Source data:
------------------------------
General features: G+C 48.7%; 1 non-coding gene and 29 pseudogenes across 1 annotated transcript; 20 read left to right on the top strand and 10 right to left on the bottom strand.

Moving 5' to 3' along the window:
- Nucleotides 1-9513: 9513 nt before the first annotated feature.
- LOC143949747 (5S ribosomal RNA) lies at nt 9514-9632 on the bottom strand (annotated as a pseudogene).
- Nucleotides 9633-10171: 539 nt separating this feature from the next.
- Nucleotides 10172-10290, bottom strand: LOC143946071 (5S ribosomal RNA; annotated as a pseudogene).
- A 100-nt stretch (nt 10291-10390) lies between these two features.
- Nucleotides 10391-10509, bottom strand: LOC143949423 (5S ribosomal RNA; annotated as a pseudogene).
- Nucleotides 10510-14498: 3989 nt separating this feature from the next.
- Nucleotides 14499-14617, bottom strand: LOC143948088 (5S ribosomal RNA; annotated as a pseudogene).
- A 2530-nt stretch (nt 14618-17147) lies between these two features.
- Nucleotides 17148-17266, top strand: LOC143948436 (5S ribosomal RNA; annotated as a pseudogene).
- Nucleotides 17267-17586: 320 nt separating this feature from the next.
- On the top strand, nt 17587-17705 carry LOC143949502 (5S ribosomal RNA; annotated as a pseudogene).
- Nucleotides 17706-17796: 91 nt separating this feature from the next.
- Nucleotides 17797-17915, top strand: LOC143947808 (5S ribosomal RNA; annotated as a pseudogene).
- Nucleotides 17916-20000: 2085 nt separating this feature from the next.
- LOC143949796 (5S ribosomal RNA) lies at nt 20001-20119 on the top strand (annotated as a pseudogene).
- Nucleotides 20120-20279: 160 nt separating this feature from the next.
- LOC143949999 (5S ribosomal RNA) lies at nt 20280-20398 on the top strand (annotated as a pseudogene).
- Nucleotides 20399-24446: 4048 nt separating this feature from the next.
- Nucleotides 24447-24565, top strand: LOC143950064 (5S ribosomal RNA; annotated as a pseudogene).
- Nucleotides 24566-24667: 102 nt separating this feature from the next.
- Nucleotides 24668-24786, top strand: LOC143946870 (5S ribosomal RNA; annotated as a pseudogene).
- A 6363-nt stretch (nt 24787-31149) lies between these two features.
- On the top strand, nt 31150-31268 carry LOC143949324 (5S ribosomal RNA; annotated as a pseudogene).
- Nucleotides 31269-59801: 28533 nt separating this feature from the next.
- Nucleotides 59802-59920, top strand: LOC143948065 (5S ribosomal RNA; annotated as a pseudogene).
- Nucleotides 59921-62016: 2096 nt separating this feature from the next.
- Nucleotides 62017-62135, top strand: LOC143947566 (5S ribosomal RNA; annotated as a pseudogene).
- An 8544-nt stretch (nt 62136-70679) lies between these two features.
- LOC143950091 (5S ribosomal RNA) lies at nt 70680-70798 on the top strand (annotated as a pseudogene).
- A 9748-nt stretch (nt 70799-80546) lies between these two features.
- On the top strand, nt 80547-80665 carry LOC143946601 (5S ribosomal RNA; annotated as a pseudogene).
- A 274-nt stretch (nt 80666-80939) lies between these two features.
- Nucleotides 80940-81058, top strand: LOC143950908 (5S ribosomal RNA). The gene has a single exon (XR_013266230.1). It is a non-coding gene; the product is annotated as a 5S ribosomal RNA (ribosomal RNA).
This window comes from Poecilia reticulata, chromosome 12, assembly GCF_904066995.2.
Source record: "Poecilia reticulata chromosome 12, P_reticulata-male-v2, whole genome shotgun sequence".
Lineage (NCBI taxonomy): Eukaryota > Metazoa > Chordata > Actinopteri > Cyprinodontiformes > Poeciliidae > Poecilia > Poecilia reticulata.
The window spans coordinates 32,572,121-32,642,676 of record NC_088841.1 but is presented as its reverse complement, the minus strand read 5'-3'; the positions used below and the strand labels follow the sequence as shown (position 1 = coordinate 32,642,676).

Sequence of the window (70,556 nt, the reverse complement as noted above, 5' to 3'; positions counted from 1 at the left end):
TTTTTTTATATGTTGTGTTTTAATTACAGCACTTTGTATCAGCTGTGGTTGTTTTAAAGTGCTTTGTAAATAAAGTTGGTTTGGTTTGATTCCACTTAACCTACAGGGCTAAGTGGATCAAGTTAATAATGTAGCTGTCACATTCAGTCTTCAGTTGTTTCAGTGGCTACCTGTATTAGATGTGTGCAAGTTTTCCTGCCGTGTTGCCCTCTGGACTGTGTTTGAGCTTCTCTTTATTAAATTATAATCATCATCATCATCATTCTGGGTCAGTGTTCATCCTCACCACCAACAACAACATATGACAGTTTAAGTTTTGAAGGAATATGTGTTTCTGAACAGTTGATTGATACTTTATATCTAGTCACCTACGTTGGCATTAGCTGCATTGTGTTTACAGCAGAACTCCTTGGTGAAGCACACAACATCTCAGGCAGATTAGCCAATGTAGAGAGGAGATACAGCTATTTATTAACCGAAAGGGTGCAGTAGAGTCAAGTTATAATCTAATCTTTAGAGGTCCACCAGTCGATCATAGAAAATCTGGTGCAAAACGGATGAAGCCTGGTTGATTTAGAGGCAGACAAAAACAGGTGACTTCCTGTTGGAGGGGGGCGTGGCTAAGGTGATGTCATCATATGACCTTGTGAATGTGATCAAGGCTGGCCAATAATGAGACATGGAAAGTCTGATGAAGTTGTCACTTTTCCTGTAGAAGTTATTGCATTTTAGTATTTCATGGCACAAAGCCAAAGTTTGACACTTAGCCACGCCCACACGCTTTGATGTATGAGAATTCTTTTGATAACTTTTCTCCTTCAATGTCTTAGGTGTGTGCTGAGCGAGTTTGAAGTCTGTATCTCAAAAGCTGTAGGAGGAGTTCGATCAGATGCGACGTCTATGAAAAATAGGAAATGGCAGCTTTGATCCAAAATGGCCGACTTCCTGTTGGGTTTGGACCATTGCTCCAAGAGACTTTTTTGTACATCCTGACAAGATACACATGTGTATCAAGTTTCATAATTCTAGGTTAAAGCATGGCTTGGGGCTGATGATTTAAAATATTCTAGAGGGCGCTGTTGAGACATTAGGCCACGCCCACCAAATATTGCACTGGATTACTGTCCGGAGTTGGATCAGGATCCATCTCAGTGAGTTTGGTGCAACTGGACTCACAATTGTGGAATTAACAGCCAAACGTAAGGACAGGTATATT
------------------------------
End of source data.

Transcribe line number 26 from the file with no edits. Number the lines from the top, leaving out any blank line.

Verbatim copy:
- On the top strand, nt 31150-31268 carry LOC143949324 (5S ribosomal RNA; annotated as a pseudogene).